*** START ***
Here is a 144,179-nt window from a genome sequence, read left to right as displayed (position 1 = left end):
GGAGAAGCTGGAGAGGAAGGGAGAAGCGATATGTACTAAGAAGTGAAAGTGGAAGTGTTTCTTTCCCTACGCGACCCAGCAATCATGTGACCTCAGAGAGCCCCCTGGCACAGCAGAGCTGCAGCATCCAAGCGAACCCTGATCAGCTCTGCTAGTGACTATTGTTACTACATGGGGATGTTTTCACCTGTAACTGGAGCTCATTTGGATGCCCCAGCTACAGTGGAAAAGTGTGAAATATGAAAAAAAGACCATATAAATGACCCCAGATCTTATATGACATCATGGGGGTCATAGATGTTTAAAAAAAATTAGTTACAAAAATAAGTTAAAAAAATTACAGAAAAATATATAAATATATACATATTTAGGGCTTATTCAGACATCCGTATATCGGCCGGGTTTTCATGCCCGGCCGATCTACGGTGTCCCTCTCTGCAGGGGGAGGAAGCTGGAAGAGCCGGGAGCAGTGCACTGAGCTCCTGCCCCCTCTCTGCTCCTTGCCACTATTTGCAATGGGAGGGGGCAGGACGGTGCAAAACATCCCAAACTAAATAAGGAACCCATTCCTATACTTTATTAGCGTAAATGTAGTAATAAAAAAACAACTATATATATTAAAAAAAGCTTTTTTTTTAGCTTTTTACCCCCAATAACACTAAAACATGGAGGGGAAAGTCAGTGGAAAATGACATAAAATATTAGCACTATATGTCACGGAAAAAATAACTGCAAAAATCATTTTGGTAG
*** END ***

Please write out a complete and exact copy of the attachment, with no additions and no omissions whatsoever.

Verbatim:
Here is a 144,179-nt window from a genome sequence, read left to right as displayed (position 1 = left end):
GGAGAAGCTGGAGAGGAAGGGAGAAGCGATATGTACTAAGAAGTGAAAGTGGAAGTGTTTCTTTCCCTACGCGACCCAGCAATCATGTGACCTCAGAGAGCCCCCTGGCACAGCAGAGCTGCAGCATCCAAGCGAACCCTGATCAGCTCTGCTAGTGACTATTGTTACTACATGGGGATGTTTTCACCTGTAACTGGAGCTCATTTGGATGCCCCAGCTACAGTGGAAAAGTGTGAAATATGAAAAAAAGACCATATAAATGACCCCAGATCTTATATGACATCATGGGGGTCATAGATGTTTAAAAAAAATTAGTTACAAAAATAAGTTAAAAAAATTACAGAAAAATATATAAATATATACATATTTAGGGCTTATTCAGACATCCGTATATCGGCCGGGTTTTCATGCCCGGCCGATCTACGGTGTCCCTCTCTGCAGGGGGAGGAAGCTGGAAGAGCCGGGAGCAGTGCACTGAGCTCCTGCCCCCTCTCTGCTCCTTGCCACTATTTGCAATGGGAGGGGGCAGGACGGTGCAAAACATCCCAAACTAAATAAGGAACCCATTCCTATACTTTATTAGCGTAAATGTAGTAATAAAAAAACAACTATATATATTAAAAAAAGCTTTTTTTTTAGCTTTTTACCCCCAATAACACTAAAACATGGAGGGGAAAGTCAGTGGAAAATGACATAAAATATTAGCACTATATGTCACGGAAAAAATAACTGCAAAAATCATTTTGGTAG